Although permeable pavers are located on the surface, they are similar to underground BMPs because they rely on subsurface integrity to function properly. These BMPs allow for stormwater treatment within traditionally impervious areas such as parking lots. Permeable pavements consist of porous asphalt, porous cement and permeable pavers. Special mixes of cement or asphalt have small voids allowing the surfaces to filter or infiltrate stormwater runoff to meet stormwater treatment goals. These goals can include rate control, pollutant reduction and reduced runoff temperatures in environmentally sensitive areas near trout streams. Like infiltration/filtration, these BMPs have site constraints and require special equipment for proper operation and maintenance. These BMPs are known to be high maintenance facilities that require special management practices, such as vacuuming at least twice per year.
No matter the type of BMP you use for water management and treatment (including surface BMPs), they must be properly maintained to maximize their lifespan.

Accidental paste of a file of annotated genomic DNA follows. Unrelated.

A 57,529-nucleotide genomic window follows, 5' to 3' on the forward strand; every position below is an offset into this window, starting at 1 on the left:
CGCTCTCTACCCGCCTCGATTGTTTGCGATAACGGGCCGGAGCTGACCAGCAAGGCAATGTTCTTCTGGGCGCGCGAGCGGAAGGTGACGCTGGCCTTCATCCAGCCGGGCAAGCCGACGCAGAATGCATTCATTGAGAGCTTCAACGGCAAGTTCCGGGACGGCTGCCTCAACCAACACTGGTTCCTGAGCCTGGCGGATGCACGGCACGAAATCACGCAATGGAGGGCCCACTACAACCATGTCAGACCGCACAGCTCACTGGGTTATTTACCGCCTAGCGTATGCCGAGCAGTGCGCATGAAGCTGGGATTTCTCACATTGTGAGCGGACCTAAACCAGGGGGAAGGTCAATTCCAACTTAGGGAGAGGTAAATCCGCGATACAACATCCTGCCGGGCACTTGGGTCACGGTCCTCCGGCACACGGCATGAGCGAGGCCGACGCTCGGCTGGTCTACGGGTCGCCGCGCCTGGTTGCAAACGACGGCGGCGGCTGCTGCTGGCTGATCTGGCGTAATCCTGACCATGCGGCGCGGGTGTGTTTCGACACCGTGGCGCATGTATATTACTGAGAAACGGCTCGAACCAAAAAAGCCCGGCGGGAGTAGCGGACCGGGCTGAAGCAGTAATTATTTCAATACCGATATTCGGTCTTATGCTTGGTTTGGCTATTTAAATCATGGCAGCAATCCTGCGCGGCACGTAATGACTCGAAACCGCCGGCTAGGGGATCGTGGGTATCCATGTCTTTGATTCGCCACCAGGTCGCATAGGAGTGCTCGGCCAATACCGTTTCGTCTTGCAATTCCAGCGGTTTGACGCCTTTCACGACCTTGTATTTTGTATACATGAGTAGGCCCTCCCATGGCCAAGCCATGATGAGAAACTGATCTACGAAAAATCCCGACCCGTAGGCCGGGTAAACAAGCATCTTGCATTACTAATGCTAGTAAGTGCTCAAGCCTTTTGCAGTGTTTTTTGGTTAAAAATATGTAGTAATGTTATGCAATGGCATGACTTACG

Unfortunately, no BMP lasts forever on its own. To keep BMPs operating properly there are three categories of maintenance: routine, minor and major. Routine maintenance includes inspection and non-invasive cleaning. While minor and major maintenance can include things like full-system cleaning to full-system replacement. Generally speaking, if you perform routine maintenance the need for major and even minor maintenance, including replacement, is likely to decrease.
With surface BMPs, it tends to be obvious when they are not maintained or functioning as designed. Debris accumulation, sedimentation and extended ponding time are apparent. However, with underground BMPs, there isn’t always an easy way to determine if they’re not maintained properly.
“That’s the major drawback to underground BMPs,” says Patrick. “You can’t always tell if something’s wrong. That’s why it’s important to have a policy in place to avoid this from happening.”